She was right when she said, if the afterlife ever started, it was starting then.

“Life being what it is, one dreams of revenge…”

― Paul Gauguin, 1903.

9. Rank in level of detail.

A close friend, a partner, a family member.  How well in your mind’s eye can you the contours of their face?  Just how vivid are these mental images? 

There tends to be a spectrum, from none to extreme lucidity.

“Consider incompleteness as a verb.”

― Anne Carson, Plainwater: Essays and Poetry, 1995.

10. He used both hours, like there nothing was wrong with it. Like he shouldn’t have to even worry about getting caught.

I could feel his anesthesia machine overheating, sweating heavily.

Aphantasia.  Disassociation.

Synaptic ripple and retreat.

Left my eyelids there, left my pulse there, left my body as an echo chamber. My throat was numb from vomit and spit swallowed back and spit up and swallowed back.

Jillison told me it didn’t matter now. She made it simple: Hide the knives under our pillow. Wait until he comes the right night.

Kill the bastard already.

“I am awfully greedy; I want everything from life. I want to be a woman and to be a man, to have many friends and to have loneliness, to work much and write good books, to travel and enjoy myself, to be selfish and to be unselfish… You see, it is difficult to get all which I want. And then when I do not succeed I get mad with anger.”

― Simone de Beauvoir, in a letter to Nelson Algren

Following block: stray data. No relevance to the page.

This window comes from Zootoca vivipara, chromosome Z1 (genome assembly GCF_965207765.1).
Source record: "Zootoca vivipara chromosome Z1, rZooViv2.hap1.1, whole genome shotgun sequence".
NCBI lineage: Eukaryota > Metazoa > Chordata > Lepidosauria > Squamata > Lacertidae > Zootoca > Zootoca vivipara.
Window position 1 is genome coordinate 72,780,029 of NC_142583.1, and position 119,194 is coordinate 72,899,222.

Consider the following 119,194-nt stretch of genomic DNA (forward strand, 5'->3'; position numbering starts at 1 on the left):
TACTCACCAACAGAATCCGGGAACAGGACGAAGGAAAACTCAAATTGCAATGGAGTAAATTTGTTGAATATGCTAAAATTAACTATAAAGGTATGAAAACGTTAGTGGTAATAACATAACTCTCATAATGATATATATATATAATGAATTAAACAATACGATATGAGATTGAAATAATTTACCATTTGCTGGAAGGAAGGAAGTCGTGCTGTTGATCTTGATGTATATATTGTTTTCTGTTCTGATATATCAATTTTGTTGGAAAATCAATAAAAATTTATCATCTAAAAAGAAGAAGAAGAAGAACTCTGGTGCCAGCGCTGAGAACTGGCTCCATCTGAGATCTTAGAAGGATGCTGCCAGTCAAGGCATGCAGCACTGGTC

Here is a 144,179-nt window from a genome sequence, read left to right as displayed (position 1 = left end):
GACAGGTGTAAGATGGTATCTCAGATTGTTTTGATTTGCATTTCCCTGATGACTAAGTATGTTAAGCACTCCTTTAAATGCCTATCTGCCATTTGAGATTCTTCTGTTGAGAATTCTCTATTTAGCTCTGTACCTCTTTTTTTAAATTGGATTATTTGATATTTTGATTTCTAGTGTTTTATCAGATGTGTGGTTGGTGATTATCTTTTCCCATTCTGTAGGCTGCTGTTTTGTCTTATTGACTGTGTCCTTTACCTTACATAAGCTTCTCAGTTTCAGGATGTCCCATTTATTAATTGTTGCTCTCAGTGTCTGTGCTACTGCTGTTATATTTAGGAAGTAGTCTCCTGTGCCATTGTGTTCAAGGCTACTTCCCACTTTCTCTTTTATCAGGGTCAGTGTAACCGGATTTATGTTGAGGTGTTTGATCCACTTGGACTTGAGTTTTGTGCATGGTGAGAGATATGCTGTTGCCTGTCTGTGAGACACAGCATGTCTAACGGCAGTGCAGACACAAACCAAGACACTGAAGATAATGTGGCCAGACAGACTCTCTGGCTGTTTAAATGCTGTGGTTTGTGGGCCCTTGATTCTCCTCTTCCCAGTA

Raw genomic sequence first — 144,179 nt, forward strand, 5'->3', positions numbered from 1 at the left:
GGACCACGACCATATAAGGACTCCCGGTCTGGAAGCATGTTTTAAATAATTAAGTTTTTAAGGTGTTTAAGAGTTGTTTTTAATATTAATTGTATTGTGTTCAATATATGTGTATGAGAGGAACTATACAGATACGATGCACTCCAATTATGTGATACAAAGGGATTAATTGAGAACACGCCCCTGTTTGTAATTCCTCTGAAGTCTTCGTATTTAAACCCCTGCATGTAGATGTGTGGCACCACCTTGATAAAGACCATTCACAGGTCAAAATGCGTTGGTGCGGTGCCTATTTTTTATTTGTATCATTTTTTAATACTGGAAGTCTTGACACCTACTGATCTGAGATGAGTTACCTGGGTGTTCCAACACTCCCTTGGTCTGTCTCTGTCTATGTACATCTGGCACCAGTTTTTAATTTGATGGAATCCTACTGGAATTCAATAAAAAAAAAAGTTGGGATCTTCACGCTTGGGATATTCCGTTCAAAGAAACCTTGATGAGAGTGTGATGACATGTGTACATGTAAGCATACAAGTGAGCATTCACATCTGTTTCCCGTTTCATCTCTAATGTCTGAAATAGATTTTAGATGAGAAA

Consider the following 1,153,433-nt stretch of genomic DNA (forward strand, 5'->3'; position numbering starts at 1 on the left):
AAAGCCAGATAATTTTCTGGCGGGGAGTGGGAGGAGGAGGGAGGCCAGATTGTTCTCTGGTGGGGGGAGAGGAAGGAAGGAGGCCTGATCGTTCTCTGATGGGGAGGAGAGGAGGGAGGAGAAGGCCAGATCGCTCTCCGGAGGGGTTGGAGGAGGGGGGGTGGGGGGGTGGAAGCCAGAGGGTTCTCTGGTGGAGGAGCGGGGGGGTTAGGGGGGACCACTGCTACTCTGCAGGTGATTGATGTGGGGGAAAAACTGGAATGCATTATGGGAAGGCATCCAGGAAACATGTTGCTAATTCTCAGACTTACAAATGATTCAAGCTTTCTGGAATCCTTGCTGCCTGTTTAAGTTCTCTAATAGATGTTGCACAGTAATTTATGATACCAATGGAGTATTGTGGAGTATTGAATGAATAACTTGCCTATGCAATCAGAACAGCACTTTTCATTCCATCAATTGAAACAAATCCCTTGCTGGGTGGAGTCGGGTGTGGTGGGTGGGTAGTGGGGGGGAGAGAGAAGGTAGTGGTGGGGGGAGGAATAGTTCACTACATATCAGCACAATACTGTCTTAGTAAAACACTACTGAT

outline tectonic / topics of concern / letters

Grable / 16 October to 15 November

Dear Jillison,

I want to be vulnerable with you. 

Most interactions are either transactional or performative. We’re too self-conscious to listen. We’re thinking about what we’ll say next or how we’re being perceived.

All the posturing destroys any chance for a genuine connection.

A question worth asking: If you looked into the world’s most honest mirror, what would you see?

We are what we pretend to be, so we must be careful about what we pretend to be.”

― Kurt Vonnegut Jr., Mother Night, 1962

Maybe I should stop going into the men’s bathroom.  

Castle / 16 November to 15 December

Dear Jillison,

Causality is a common lie.   We only believe in it because our brains evolved for it:   Tool making implies a world of causality. This action leads to this result: a very direct illusion.

You used to repeat yourself.  You told me over and over.

This weeks theme is garbage gray.  The goal is to pay attention to the illusions, knowing full well your brain is complicit in constructing them.